Most of us have heard (or owned) lenses from Helios 44 series. But photographer and filmmaker Mathieu Stern has found an ultra-rare Soviet lens with extraordinary bokeh. He got himself a Helios-65 50mm f/2, a lens so rare that there’s no adapter on the market for it. So, he 3D-printed his own adapter and put this vintage lens to a test.
Helios 44 series is known for its swirly bokeh. According to Camerapedia Wiki, it is considered to be one of most mass-produced lenses in the world. Even I own one (Helios 44-M4), I use it sometimes on my Nikon D7000 with an adapter and I just love its bokeh.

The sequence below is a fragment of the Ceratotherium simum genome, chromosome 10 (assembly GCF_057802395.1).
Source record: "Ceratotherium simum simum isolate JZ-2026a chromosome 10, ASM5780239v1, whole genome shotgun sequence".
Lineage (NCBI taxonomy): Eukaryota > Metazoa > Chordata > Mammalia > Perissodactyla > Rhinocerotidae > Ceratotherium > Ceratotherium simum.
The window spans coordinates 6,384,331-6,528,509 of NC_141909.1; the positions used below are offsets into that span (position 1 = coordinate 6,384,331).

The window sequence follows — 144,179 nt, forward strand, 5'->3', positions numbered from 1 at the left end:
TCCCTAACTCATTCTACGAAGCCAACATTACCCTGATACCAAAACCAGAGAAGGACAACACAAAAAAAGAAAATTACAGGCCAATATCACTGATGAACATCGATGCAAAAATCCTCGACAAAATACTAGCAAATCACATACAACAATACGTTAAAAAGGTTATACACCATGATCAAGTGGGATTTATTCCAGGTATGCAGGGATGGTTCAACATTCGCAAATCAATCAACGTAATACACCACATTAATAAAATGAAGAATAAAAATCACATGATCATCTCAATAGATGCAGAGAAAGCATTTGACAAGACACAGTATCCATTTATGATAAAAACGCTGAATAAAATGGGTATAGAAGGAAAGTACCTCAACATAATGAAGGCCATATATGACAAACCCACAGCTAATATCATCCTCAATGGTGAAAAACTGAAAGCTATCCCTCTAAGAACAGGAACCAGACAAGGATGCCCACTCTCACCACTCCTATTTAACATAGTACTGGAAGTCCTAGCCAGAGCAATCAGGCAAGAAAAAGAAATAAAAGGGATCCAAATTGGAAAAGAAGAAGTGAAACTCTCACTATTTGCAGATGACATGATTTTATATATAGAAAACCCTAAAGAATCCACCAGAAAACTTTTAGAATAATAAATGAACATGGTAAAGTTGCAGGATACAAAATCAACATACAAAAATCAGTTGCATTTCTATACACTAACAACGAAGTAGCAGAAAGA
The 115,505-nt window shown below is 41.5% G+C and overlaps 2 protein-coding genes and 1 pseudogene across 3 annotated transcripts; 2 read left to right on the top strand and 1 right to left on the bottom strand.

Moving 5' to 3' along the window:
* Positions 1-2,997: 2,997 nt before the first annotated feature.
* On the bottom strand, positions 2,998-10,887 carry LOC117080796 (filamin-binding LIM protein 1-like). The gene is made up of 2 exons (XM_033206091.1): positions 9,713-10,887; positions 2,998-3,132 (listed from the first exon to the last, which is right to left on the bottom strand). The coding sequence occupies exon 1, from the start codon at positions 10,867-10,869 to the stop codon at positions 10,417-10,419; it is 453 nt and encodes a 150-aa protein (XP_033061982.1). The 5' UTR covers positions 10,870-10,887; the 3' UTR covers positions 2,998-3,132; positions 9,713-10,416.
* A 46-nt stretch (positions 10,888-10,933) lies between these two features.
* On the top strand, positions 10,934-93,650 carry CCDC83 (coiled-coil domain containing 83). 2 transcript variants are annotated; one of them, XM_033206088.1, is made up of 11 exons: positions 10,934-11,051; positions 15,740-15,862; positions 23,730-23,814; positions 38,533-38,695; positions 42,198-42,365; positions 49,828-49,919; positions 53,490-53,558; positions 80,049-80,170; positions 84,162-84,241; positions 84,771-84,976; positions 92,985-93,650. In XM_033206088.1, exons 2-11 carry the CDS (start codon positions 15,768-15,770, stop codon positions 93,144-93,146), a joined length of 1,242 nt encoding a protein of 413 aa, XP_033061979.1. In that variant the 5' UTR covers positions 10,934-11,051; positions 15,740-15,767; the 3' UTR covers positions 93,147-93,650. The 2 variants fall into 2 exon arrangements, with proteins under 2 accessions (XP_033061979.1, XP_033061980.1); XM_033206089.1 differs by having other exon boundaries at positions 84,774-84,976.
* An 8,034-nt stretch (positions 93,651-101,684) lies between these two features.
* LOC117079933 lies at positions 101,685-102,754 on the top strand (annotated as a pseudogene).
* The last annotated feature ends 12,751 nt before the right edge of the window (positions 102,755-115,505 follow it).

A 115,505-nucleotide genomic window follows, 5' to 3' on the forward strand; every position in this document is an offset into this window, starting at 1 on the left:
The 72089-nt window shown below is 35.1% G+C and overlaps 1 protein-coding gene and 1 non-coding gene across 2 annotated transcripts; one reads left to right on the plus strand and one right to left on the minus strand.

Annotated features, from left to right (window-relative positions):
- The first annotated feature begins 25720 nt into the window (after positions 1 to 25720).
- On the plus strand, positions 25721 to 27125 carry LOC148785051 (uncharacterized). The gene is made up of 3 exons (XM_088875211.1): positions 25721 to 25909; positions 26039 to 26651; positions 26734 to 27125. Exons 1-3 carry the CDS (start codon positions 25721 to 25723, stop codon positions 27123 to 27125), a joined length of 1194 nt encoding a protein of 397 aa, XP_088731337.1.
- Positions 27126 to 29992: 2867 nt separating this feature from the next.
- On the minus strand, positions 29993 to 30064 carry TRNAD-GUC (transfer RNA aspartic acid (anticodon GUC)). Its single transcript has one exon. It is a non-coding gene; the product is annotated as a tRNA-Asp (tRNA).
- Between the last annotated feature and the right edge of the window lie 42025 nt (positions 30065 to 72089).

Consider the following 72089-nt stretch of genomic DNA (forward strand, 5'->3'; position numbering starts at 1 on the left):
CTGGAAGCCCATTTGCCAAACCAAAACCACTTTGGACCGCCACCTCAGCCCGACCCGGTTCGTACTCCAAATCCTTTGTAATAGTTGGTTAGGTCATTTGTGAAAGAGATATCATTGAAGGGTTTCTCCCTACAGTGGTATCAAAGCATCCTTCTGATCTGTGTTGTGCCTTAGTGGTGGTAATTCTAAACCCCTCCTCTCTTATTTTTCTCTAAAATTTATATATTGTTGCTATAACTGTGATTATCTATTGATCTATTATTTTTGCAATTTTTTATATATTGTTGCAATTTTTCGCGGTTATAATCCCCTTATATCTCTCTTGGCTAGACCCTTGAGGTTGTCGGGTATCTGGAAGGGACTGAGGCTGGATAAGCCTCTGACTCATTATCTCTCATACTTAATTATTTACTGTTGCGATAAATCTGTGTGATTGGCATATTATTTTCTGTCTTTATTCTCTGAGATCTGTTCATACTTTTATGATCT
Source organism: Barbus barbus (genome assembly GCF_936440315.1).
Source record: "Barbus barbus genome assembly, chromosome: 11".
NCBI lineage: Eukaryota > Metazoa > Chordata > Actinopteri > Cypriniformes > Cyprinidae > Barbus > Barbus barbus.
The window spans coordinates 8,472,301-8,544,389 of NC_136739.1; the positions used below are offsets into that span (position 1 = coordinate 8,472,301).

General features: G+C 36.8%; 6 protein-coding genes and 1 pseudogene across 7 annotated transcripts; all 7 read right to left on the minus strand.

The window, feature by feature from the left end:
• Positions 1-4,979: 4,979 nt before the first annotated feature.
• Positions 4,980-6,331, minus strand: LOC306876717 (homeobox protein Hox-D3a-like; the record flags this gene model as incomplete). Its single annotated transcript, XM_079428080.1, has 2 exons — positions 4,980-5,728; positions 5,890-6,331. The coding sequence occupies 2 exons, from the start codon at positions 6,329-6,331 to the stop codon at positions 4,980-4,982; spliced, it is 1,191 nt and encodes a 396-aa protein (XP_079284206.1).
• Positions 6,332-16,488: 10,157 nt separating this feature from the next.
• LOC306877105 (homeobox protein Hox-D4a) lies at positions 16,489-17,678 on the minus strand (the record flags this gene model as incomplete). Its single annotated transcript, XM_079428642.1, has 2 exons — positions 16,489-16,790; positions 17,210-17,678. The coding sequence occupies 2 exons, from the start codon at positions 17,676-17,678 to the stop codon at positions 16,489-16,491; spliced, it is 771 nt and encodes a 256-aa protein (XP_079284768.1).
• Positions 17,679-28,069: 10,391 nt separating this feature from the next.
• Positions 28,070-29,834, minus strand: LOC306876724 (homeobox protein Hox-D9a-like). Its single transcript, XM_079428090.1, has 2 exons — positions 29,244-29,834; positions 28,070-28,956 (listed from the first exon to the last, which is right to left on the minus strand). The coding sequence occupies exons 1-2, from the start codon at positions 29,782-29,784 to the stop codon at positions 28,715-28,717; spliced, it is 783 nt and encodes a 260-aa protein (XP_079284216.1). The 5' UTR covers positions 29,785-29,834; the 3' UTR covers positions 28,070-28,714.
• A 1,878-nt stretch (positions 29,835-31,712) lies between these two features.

But, the Helios-65 is a different story. It also has gorgeous bokeh, but you can’t find an adapter for it. The lens itself is pretty rare: I only found three results on eBay when I searched it, and all of them were sold in a set with other lenses. Mathieu bought a Helios-65 for $30, but he still needed an adapter. He found a DIY version selling for $160, but after some more research, he found a free 3D model and printed it himself. He put it to a test on his Sony mirrorless camera and got some neat shots with a sharp center and wonderful swirly bokeh. Here are the results: